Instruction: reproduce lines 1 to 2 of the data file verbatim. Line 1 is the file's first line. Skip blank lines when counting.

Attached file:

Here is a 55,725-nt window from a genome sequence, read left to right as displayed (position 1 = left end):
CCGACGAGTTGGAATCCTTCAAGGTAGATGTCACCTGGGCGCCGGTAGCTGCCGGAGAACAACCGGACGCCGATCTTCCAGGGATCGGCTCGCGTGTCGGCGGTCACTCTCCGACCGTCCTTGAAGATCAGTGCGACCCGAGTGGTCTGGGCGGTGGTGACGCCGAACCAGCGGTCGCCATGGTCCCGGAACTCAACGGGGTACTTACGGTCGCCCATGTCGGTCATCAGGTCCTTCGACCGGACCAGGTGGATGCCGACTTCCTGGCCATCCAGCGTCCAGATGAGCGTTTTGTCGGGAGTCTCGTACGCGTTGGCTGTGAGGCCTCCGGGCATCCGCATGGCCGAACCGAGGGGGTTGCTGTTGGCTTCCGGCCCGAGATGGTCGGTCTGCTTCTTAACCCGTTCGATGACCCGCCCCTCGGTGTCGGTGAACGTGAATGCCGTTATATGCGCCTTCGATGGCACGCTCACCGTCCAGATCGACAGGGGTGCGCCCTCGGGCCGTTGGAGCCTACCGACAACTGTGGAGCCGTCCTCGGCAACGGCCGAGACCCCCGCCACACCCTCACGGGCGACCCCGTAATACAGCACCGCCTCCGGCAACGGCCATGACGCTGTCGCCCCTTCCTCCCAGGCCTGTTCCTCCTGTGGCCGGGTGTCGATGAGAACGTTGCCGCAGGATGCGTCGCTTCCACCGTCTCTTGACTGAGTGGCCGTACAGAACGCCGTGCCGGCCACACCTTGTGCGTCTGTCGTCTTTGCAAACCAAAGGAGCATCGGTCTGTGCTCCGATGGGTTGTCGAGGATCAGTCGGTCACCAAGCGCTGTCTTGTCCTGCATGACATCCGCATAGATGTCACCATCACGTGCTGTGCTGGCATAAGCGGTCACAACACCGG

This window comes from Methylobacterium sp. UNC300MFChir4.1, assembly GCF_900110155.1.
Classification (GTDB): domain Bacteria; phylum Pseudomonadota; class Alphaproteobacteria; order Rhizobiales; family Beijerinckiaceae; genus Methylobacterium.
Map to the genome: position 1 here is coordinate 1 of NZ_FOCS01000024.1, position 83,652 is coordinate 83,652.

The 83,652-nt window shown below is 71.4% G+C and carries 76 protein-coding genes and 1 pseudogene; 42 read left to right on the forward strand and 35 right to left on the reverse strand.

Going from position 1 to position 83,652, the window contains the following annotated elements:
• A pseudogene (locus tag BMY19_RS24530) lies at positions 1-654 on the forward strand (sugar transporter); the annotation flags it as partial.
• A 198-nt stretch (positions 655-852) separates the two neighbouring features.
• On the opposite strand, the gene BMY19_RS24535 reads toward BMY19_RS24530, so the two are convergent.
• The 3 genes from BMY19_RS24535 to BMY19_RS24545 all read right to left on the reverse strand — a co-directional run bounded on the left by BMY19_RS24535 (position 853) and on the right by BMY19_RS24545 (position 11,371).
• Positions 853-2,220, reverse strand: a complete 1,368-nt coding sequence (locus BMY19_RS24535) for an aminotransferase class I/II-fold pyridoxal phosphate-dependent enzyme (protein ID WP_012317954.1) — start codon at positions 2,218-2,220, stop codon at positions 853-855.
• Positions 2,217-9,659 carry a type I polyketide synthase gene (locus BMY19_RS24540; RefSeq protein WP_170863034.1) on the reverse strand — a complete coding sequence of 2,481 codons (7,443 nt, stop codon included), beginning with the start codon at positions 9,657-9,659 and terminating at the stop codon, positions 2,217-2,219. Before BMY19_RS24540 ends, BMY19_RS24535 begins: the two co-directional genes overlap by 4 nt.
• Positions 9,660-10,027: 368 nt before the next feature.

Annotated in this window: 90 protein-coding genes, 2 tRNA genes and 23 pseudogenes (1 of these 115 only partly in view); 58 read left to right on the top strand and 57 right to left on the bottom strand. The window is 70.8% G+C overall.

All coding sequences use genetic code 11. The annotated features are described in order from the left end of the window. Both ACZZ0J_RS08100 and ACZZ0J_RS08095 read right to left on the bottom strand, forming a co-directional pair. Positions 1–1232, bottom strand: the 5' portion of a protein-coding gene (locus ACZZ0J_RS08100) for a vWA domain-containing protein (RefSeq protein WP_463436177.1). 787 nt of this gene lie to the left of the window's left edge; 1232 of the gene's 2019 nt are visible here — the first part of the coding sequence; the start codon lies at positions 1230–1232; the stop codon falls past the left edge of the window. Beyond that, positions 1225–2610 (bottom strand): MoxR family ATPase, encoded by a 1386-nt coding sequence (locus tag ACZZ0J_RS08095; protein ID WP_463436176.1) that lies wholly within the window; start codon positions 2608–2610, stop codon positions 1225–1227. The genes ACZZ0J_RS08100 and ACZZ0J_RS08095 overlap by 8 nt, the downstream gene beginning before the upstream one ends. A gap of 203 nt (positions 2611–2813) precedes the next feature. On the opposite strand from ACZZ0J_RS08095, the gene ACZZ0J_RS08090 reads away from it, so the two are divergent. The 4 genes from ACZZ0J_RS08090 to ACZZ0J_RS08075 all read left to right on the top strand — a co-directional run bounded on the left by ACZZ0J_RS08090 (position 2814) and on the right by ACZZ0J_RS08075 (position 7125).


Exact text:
Here is a 55,725-nt window from a genome sequence, read left to right as displayed (position 1 = left end):
CCGACGAGTTGGAATCCTTCAAGGTAGATGTCACCTGGGCGCCGGTAGCTGCCGGAGAACAACCGGACGCCGATCTTCCAGGGATCGGCTCGCGTGTCGGCGGTCACTCTCCGACCGTCCTTGAAGATCAGTGCGACCCGAGTGGTCTGGGCGGTGGTGACGCCGAACCAGCGGTCGCCATGGTCCCGGAACTCAACGGGGTACTTACGGTCGCCCATGTCGGTCATCAGGTCCTTCGACCGGACCAGGTGGATGCCGACTTCCTGGCCATCCAGCGTCCAGATGAGCGTTTTGTCGGGAGTCTCGTACGCGTTGGCTGTGAGGCCTCCGGGCATCCGCATGGCCGAACCGAGGGGGTTGCTGTTGGCTTCCGGCCCGAGATGGTCGGTCTGCTTCTTAACCCGTTCGATGACCCGCCCCTCGGTGTCGGTGAACGTGAATGCCGTTATATGCGCCTTCGATGGCACGCTCACCGTCCAGATCGACAGGGGTGCGCCCTCGGGCCGTTGGAGCCTACCGACAACTGTGGAGCCGTCCTCGGCAACGGCCGAGACCCCCGCCACACCCTCACGGGCGACCCCGTAATACAGCACCGCCTCCGGCAACGGCCATGACGCTGTCGCCCCTTCCTCCCAGGCCTGTTCCTCCTGTGGCCGGGTGTCGATGAGAACGTTGCCGCAGGATGCGTCGCTTCCACCGTCTCTTGACTGAGTGGCCGTACAGAACGCCGTGCCGGCCACACCTTGTGCGTCTGTCGTCTTTGCAAACCAAAGGAGCATCGGTCTGTGCTCCGATGGGTTGTCGAGGATCAGTCGGTCACCAAGCGCTGTCTTGTCCTGCATGACATCCGCATAGATGTCACCATCACGTGCTGTGCTGGCATAAGCGGTCACAACACCGG